Premature ageing syndromes

Author: Vanessa Ngan, Staff Writer, 2005.

What are the premature ageing syndromes?

Premature ageing syndromes, also known as progeria, include two very rare inherited conditions, Hutchinson-Gilford syndrome and Werner syndrome. In both conditions, skin changes that indicate premature aging include:

These are changes that occur as the normal body ages (see ageing skin) but in progeria they occur at an accelerated rate.

What are the differences between progeria types?

Hutchinson-Gilford SyndromeWerner Syndrome
Occurs in about 1 in 8 million children Occurs in about 1 in 1 million individuals
Signs of progeria begin to show around 6-12 months when the baby fails to gain weight and skin changes occur First sign of syndrome is around puberty when the child fails to have a normal growth spurt, or may be delayed until an individual is as old as 30 years
Characteristic features include:
  • Baldness, prominent scalp, veins and eyes, small jaw, delayed tooth formation
  • Thin limbs with prominent joints, short stature, joint stiffness, hip dislocations
  • Thickened, tight and shiny skin over joints
Characteristic features include:
  • Striking difference between person's appearance and his/her real age
  • Greying hair and/or balding, wrinkling and aging of the face, sunken cheeks, small jaw
  • Small stature (usually less than 1.6m tall), muscle weakness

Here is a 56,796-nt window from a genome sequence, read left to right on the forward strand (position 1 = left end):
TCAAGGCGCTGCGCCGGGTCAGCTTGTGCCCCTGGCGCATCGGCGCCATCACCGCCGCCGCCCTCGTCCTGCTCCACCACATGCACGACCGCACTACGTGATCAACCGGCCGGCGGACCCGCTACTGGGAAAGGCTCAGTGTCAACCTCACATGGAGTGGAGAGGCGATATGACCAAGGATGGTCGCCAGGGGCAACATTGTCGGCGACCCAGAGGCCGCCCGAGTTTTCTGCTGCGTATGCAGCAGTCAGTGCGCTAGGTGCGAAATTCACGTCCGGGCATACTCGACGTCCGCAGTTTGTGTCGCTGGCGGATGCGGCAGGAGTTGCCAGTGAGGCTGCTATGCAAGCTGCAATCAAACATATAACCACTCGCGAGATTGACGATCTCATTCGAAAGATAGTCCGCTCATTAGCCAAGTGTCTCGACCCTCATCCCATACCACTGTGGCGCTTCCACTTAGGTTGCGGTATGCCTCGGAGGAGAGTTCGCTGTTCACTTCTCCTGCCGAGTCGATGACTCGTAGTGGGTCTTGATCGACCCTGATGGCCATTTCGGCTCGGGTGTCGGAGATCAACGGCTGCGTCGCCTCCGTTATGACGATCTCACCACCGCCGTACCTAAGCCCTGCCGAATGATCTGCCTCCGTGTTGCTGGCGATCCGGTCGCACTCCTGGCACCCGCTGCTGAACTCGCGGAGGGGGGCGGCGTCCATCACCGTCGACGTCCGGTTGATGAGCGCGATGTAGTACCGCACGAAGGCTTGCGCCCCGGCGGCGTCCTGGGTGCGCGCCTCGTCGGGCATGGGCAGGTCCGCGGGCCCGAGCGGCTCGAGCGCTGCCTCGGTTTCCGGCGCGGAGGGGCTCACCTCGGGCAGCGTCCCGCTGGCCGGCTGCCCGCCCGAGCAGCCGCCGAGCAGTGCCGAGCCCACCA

• Thickened, tight and shiny skin over joints, leading to ulcers
  • High-pitched voice
Average life expectancy is 13 years, with approximately 75% dying from heart disease Death usually occurs in patients between 30-50 years, with most dying from heart disease or cancer

What is the cause of progeria?

Both Hutchinson-Gilford syndrome and Werner syndrome are autosomal recessive disorders, which means an individual has inherited a mutated gene from both parents. 1 in 4 offspring would be expected to have the disorder and others may be carriers of the gene.

Werner syndrome appears to be caused by a defect at the WS gene (WRN) locus, which provides instructions to a protein called helicase. Werner syndrome is caused by a helicase defect, which affects the way DNA and RNA are replicated and repaired in the body.

The cause of Hutchinson-Gilford has only been discovered recently. It has been found that there is a mutation in the gene LMNA that produces the protein Lamin A, which is the structural scaffolding that holds the nucleus of a cell together. The cellular instability appears to lead to premature aging.

What are the complications of progeria?

Complications of progeria are related to the diseases that are associated with ageing. In addition to skin changes, patients with Werner syndrome often develop the following conditions:

What is the treatment for progeria?

There is no specific treatment for progeria. Management of the syndromes is through symptomatic treatment of related diseases. Genetic counselling is very important.

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